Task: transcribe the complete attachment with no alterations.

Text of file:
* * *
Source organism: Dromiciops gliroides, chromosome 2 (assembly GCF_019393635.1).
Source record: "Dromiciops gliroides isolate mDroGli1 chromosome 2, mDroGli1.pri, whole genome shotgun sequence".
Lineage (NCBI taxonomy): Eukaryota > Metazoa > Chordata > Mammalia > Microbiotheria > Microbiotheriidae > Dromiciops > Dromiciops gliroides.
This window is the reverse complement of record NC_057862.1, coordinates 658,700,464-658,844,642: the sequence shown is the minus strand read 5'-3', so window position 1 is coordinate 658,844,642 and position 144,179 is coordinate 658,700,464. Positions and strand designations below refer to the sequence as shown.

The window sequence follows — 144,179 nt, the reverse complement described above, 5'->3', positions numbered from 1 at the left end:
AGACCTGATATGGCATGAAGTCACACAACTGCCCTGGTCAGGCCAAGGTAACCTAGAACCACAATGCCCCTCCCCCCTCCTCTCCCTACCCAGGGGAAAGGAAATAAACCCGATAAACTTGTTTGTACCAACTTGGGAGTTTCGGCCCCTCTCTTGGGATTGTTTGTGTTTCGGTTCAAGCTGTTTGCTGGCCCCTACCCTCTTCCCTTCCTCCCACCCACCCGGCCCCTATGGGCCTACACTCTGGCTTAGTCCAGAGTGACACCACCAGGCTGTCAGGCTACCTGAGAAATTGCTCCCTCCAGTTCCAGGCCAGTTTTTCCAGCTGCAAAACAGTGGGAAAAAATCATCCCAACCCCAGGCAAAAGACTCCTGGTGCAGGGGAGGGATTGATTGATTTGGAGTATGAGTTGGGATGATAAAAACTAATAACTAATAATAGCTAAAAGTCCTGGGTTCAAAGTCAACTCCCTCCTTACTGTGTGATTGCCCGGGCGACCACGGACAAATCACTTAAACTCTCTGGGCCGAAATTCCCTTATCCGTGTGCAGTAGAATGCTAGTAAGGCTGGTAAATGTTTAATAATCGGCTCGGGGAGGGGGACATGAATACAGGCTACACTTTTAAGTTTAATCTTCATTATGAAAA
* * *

Source organism: Dromiciops gliroides, chromosome 2 (assembly GCF_019393635.1).
Source record: "Dromiciops gliroides isolate mDroGli1 chromosome 2, mDroGli1.pri, whole genome shotgun sequence".
Lineage (NCBI taxonomy): Eukaryota > Metazoa > Chordata > Mammalia > Microbiotheria > Microbiotheriidae > Dromiciops > Dromiciops gliroides.
This window is the reverse complement of record NC_057862.1, coordinates 658,700,464-658,844,642: the sequence shown is the minus strand read 5'-3', so window position 1 is coordinate 658,844,642 and position 144,179 is coordinate 658,700,464. Positions and strand designations below refer to the sequence as shown.

The window sequence follows — 144,179 nt, the reverse complement described above, 5'->3', positions numbered from 1 at the left end:
AGACCTGATATGGCATGAAGTCACACAACTGCCCTGGTCAGGCCAAGGTAACCTAGAACCACAATGCCCCTCCCCCCTCCTCTCCCTACCCAGGGGAAAGGAAATAAACCCGATAAACTTGTTTGTACCAACTTGGGAGTTTCGGCCCCTCTCTTGGGATTGTTTGTGTTTCGGTTCAAGCTGTTTGCTGGCCCCTACCCTCTTCCCTTCCTCCCACCCACCCGGCCCCTATGGGCCTACACTCTGGCTTAGTCCAGAGTGACACCACCAGGCTGTCAGGCTACCTGAGAAATTGCTCCCTCCAGTTCCAGGCCAGTTTTTCCAGCTGCAAAACAGTGGGAAAAAATCATCCCAACCCCAGGCAAAAGACTCCTGGTGCAGGGGAGGGATTGATTGATTTGGAGTATGAGTTGGGATGATAAAAACTAATAACTAATAATAGCTAAAAGTCCTGGGTTCAAAGTCAACTCCCTCCTTACTGTGTGATTGCCCGGGCGACCACGGACAAATCACTTAAACTCTCTGGGCCGAAATTCCCTTATCCGTGTGCAGTAGAATGCTAGTAAGGCTGGTAAATGTTTAATAATCGGCTCGGGGAGGGGGACATGAATACAGGCTACACTTTTAAGTTTAATCTTCATTATGAAAA